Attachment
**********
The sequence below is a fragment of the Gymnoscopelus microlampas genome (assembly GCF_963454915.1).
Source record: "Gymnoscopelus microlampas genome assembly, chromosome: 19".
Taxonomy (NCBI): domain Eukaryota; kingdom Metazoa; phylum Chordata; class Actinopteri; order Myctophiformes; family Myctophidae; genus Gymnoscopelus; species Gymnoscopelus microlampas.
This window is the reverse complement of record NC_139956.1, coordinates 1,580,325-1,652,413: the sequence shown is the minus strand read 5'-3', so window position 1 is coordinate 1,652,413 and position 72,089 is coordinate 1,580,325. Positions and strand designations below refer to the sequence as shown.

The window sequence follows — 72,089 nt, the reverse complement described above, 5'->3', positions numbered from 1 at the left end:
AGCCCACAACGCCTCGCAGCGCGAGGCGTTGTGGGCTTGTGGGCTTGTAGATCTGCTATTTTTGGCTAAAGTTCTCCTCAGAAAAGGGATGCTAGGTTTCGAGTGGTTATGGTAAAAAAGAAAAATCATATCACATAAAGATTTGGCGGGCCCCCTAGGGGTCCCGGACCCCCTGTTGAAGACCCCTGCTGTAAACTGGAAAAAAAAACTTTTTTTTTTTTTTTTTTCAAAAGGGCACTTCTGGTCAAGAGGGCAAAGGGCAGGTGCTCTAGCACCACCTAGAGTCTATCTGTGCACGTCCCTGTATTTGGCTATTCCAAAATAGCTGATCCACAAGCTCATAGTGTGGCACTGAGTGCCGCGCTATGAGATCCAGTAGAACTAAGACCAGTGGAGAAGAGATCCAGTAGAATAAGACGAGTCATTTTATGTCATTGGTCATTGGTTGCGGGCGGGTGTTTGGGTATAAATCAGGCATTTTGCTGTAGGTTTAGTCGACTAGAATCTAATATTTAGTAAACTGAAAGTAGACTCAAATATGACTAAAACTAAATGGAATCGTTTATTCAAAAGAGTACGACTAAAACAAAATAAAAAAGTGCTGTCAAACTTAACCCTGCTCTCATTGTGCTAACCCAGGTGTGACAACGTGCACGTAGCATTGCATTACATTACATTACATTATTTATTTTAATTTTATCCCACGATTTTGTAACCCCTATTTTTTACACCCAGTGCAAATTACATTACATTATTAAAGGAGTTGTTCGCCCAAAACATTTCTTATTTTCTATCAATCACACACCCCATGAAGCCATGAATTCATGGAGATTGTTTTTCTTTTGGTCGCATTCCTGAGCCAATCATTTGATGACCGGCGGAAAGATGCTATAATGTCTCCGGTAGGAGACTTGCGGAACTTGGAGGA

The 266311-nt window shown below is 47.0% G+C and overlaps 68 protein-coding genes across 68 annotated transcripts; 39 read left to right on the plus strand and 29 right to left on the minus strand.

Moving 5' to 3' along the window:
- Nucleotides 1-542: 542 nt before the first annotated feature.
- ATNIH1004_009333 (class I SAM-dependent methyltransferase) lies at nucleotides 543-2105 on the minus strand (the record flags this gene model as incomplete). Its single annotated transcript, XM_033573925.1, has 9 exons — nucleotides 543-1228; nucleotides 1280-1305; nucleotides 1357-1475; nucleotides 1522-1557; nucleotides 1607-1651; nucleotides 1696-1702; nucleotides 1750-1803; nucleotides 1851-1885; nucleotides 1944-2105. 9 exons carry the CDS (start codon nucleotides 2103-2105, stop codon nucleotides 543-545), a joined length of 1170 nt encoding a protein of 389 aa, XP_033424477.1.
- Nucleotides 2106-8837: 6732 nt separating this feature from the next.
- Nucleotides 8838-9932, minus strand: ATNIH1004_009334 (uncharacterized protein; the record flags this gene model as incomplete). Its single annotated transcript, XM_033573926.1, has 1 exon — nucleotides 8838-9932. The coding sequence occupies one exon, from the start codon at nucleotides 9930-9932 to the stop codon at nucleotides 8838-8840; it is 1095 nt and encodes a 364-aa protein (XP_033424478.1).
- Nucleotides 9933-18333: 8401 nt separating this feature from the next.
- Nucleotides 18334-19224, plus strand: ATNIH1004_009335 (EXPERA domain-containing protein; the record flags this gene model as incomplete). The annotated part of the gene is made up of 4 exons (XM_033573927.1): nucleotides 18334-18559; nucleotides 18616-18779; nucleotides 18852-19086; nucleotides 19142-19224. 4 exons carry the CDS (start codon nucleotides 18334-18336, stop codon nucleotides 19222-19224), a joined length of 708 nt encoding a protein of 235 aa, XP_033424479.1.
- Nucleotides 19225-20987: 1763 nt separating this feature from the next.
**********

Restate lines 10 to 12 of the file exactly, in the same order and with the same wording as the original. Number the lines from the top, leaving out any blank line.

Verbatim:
- ATNIH1004_009333 (class I SAM-dependent methyltransferase) lies at nucleotides 543-2105 on the minus strand (the record flags this gene model as incomplete). Its single annotated transcript, XM_033573925.1, has 9 exons — nucleotides 543-1228; nucleotides 1280-1305; nucleotides 1357-1475; nucleotides 1522-1557; nucleotides 1607-1651; nucleotides 1696-1702; nucleotides 1750-1803; nucleotides 1851-1885; nucleotides 1944-2105. 9 exons carry the CDS (start codon nucleotides 2103-2105, stop codon nucleotides 543-545), a joined length of 1170 nt encoding a protein of 389 aa, XP_033424477.1.
- Nucleotides 2106-8837: 6732 nt separating this feature from the next.
- Nucleotides 8838-9932, minus strand: ATNIH1004_009334 (uncharacterized protein; the record flags this gene model as incomplete). Its single annotated transcript, XM_033573926.1, has 1 exon — nucleotides 8838-9932. The coding sequence occupies one exon, from the start codon at nucleotides 9930-9932 to the stop codon at nucleotides 8838-8840; it is 1095 nt and encodes a 364-aa protein (XP_033424478.1).